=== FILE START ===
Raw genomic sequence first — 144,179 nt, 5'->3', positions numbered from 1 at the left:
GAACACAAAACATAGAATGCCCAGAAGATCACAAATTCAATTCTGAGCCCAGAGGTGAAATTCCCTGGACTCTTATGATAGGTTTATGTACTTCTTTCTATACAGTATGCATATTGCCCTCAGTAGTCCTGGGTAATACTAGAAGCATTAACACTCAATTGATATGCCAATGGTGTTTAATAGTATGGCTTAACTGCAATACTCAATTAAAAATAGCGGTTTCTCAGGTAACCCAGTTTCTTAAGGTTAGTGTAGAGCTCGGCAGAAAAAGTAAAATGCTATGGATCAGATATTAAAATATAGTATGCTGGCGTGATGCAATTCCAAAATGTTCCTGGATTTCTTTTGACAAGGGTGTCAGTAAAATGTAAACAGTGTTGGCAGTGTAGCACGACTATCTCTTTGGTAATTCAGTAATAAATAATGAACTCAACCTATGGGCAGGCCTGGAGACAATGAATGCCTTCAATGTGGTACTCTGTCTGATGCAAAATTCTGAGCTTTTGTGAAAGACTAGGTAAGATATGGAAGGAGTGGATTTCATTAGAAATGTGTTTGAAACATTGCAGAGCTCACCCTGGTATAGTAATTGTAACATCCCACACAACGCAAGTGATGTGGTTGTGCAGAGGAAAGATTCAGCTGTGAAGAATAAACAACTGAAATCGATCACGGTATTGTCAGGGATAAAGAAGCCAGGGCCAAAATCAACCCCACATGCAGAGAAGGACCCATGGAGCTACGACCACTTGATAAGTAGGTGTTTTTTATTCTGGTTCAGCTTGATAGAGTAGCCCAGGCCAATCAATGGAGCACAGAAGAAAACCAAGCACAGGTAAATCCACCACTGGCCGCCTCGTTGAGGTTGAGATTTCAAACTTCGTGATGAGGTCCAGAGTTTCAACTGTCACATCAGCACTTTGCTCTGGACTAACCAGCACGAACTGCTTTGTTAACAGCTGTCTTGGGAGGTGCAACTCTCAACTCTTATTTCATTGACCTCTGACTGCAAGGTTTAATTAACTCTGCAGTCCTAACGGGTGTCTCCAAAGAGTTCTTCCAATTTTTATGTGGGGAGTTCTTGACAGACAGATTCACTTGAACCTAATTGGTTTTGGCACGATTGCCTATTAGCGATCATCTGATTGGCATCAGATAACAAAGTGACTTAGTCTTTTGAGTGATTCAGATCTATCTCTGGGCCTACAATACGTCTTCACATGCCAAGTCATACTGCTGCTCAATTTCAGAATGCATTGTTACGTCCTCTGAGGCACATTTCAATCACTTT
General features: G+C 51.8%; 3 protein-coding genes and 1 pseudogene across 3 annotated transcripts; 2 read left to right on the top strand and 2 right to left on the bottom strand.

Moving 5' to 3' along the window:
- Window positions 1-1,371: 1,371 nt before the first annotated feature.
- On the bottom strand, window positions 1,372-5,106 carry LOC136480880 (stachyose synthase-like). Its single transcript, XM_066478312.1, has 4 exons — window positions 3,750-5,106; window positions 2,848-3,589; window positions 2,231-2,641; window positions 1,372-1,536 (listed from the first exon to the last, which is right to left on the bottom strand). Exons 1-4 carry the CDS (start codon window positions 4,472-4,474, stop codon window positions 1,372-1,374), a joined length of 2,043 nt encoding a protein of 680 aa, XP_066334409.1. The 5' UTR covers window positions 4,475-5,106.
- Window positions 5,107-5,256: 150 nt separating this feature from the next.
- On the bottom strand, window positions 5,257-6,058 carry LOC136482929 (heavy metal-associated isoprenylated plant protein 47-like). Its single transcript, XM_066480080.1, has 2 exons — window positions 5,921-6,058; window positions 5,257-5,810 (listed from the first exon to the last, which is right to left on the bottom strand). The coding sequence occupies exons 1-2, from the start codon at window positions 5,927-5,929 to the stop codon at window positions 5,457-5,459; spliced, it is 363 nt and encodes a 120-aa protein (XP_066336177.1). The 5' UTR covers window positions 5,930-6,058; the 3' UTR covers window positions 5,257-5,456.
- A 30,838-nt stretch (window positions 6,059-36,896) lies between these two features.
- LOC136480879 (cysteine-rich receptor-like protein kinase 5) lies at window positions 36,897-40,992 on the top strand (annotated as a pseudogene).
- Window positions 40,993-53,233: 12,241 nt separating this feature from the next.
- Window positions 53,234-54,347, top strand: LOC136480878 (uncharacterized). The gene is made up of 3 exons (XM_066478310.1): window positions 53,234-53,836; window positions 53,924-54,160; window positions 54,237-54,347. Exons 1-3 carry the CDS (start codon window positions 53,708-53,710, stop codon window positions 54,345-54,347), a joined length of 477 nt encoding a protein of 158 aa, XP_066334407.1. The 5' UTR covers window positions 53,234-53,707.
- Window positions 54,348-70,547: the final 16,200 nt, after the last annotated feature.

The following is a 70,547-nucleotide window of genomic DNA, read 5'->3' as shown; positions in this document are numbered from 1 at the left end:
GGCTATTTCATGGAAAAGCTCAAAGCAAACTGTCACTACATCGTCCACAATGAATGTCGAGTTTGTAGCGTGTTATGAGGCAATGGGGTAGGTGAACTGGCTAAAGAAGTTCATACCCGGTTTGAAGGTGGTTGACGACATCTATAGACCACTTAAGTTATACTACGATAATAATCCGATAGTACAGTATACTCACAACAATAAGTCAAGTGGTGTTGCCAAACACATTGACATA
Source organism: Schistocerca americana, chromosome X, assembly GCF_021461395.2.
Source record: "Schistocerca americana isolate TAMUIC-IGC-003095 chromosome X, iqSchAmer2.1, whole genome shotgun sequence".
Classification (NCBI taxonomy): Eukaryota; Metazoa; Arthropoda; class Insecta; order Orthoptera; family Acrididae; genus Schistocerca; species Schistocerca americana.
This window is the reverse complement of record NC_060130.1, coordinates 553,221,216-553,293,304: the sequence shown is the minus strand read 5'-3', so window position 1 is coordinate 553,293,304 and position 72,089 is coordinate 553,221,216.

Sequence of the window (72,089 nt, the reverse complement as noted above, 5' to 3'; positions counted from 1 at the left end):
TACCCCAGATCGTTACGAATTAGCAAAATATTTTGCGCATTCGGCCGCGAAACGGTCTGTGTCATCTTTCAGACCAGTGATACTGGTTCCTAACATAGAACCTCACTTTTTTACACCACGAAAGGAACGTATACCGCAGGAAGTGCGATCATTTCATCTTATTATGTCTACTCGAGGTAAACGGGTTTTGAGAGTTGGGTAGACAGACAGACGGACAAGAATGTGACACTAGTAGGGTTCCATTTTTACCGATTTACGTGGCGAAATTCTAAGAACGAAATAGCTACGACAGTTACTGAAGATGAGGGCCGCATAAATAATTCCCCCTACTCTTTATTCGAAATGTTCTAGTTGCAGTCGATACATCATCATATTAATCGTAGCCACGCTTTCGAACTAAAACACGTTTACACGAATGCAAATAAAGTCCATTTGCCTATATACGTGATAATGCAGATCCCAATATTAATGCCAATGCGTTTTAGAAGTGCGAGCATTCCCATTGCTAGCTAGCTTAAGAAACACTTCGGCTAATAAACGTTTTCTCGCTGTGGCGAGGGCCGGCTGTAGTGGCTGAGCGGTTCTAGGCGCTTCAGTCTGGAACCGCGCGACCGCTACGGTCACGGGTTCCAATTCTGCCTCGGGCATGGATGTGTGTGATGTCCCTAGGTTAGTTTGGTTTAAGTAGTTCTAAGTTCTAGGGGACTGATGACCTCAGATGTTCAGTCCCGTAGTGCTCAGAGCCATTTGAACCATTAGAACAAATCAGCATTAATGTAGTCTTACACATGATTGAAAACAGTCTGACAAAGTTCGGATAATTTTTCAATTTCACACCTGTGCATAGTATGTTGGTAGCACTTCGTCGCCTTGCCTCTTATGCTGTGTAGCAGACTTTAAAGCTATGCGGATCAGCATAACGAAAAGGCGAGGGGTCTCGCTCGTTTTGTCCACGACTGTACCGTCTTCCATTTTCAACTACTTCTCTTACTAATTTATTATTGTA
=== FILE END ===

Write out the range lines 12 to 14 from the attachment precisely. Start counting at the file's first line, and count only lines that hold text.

- Window positions 53,234-54,347, top strand: LOC136480878 (uncharacterized). The gene is made up of 3 exons (XM_066478310.1): window positions 53,234-53,836; window positions 53,924-54,160; window positions 54,237-54,347. Exons 1-3 carry the CDS (start codon window positions 53,708-53,710, stop codon window positions 54,345-54,347), a joined length of 477 nt encoding a protein of 158 aa, XP_066334407.1. The 5' UTR covers window positions 53,234-53,707.
- Window positions 54,348-70,547: the final 16,200 nt, after the last annotated feature.

The following is a 70,547-nucleotide window of genomic DNA, read 5'->3' as shown; positions in this document are numbered from 1 at the left end: